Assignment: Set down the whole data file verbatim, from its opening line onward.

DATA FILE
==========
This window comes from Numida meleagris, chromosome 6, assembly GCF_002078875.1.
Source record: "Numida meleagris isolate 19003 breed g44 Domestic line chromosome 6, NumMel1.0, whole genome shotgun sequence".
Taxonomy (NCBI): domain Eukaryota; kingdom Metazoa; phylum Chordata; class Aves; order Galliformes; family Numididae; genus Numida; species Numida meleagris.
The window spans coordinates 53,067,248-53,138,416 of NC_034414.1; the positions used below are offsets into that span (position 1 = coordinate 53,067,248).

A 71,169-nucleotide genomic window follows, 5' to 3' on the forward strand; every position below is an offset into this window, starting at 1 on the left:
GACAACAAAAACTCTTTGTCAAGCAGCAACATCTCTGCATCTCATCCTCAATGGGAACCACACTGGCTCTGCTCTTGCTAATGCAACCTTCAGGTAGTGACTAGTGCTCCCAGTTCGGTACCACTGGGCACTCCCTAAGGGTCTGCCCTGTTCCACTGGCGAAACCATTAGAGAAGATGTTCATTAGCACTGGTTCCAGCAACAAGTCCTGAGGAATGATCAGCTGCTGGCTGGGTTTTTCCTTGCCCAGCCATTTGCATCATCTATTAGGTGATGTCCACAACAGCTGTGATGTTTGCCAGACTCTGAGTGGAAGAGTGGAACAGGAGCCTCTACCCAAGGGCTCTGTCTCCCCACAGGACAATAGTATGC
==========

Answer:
This window comes from Numida meleagris, chromosome 6, assembly GCF_002078875.1.
Source record: "Numida meleagris isolate 19003 breed g44 Domestic line chromosome 6, NumMel1.0, whole genome shotgun sequence".
Taxonomy (NCBI): domain Eukaryota; kingdom Metazoa; phylum Chordata; class Aves; order Galliformes; family Numididae; genus Numida; species Numida meleagris.
The window spans coordinates 53,067,248-53,138,416 of NC_034414.1; the positions used below are offsets into that span (position 1 = coordinate 53,067,248).

A 71,169-nucleotide genomic window follows, 5' to 3' on the forward strand; every position below is an offset into this window, starting at 1 on the left:
GACAACAAAAACTCTTTGTCAAGCAGCAACATCTCTGCATCTCATCCTCAATGGGAACCACACTGGCTCTGCTCTTGCTAATGCAACCTTCAGGTAGTGACTAGTGCTCCCAGTTCGGTACCACTGGGCACTCCCTAAGGGTCTGCCCTGTTCCACTGGCGAAACCATTAGAGAAGATGTTCATTAGCACTGGTTCCAGCAACAAGTCCTGAGGAATGATCAGCTGCTGGCTGGGTTTTTCCTTGCCCAGCCATTTGCATCATCTATTAGGTGATGTCCACAACAGCTGTGATGTTTGCCAGACTCTGAGTGGAAGAGTGGAACAGGAGCCTCTACCCAAGGGCTCTGTCTCCCCACAGGACAATAGTATGC